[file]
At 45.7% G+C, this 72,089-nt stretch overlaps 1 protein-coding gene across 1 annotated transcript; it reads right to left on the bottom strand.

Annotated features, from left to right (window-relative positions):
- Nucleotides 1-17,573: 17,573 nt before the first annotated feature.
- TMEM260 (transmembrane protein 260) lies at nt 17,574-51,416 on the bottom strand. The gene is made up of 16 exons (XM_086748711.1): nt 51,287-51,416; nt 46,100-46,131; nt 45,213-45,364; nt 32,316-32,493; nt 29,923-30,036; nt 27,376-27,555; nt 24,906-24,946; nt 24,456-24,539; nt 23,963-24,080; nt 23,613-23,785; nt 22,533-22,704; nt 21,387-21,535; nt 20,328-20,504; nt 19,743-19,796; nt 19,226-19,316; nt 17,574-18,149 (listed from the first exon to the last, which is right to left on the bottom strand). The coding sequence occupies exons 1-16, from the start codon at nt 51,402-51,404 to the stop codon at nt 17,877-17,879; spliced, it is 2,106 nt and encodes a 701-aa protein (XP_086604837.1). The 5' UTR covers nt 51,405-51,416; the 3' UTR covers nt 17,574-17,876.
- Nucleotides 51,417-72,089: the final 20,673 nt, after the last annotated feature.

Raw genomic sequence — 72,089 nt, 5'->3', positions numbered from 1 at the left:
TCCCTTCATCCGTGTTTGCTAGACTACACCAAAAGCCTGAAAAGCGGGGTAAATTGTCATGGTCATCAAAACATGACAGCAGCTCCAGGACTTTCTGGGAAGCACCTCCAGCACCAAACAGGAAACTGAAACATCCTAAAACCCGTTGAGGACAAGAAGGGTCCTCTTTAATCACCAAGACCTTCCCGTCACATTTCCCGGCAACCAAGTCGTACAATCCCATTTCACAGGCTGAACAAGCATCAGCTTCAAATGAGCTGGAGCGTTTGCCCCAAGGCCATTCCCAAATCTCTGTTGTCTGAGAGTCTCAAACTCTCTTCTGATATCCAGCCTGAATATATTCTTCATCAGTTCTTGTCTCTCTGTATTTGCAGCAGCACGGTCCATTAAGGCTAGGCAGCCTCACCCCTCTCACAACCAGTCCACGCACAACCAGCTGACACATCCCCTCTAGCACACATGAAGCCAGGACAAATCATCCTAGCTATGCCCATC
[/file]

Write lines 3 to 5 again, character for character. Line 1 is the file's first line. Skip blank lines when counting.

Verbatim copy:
- Nucleotides 1-17,573: 17,573 nt before the first annotated feature.
- TMEM260 (transmembrane protein 260) lies at nt 17,574-51,416 on the bottom strand. The gene is made up of 16 exons (XM_086748711.1): nt 51,287-51,416; nt 46,100-46,131; nt 45,213-45,364; nt 32,316-32,493; nt 29,923-30,036; nt 27,376-27,555; nt 24,906-24,946; nt 24,456-24,539; nt 23,963-24,080; nt 23,613-23,785; nt 22,533-22,704; nt 21,387-21,535; nt 20,328-20,504; nt 19,743-19,796; nt 19,226-19,316; nt 17,574-18,149 (listed from the first exon to the last, which is right to left on the bottom strand). The coding sequence occupies exons 1-16, from the start codon at nt 51,402-51,404 to the stop codon at nt 17,877-17,879; spliced, it is 2,106 nt and encodes a 701-aa protein (XP_086604837.1). The 5' UTR covers nt 51,405-51,416; the 3' UTR covers nt 17,574-17,876.
- Nucleotides 51,417-72,089: the final 20,673 nt, after the last annotated feature.